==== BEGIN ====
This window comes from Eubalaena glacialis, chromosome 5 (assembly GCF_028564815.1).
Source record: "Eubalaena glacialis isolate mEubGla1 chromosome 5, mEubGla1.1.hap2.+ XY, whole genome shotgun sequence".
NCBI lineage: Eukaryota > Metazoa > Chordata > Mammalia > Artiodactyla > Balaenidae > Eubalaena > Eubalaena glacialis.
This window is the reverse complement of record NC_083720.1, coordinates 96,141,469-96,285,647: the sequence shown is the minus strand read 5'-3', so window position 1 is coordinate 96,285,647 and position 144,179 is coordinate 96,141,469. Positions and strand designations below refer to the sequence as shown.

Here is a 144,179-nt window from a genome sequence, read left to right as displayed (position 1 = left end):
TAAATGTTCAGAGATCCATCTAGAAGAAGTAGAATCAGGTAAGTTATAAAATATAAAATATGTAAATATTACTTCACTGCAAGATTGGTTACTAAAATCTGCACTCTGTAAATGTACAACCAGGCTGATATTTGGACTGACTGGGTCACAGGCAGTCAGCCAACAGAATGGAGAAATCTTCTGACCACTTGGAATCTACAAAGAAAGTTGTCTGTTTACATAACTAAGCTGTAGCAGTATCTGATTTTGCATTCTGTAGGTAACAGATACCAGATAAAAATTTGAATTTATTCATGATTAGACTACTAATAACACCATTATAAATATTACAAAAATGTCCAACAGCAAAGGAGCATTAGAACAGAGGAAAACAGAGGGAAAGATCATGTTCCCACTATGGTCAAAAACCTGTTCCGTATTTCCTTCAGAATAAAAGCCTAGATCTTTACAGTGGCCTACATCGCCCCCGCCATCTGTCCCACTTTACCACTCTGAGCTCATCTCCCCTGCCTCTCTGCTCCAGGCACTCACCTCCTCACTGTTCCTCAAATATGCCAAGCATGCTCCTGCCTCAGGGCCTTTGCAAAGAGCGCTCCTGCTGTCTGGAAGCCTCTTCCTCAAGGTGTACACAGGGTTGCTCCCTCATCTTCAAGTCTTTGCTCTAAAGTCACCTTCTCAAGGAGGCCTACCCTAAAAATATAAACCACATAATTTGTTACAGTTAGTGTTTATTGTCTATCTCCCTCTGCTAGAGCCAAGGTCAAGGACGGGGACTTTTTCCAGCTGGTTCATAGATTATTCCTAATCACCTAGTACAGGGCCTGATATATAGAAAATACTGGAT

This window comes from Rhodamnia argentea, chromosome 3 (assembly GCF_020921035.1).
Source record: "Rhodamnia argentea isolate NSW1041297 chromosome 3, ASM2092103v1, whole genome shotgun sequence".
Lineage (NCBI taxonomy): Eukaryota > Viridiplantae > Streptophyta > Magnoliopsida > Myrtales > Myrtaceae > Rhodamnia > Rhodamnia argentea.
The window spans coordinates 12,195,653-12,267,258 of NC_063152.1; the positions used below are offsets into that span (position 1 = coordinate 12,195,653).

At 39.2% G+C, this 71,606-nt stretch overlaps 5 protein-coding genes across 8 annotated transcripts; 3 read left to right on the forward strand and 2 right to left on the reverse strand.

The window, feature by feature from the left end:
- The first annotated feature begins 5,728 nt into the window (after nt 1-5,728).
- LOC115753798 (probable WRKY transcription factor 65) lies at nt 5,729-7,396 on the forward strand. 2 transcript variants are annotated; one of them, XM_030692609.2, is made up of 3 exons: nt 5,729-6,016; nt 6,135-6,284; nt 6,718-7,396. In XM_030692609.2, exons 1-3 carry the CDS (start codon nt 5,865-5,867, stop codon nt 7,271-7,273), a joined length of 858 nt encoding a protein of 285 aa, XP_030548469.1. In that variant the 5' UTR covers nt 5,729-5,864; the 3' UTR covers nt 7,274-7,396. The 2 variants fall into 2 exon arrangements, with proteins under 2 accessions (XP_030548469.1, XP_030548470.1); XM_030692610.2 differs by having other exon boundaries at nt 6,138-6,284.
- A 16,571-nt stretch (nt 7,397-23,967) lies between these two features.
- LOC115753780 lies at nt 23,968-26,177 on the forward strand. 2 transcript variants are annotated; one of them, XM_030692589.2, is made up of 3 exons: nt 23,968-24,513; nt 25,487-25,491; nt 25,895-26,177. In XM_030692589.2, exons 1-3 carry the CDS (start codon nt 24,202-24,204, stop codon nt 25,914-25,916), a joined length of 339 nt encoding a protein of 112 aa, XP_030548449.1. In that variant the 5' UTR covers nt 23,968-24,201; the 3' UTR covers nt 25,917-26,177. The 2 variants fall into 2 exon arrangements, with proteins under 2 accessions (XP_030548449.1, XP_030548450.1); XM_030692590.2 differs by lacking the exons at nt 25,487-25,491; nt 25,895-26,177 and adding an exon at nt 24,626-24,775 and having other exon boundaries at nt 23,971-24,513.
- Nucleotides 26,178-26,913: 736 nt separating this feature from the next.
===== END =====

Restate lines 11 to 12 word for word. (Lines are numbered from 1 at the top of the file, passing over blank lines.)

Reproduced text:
At 39.2% G+C, this 71,606-nt stretch overlaps 5 protein-coding genes across 8 annotated transcripts; 3 read left to right on the forward strand and 2 right to left on the reverse strand.

The window, feature by feature from the left end: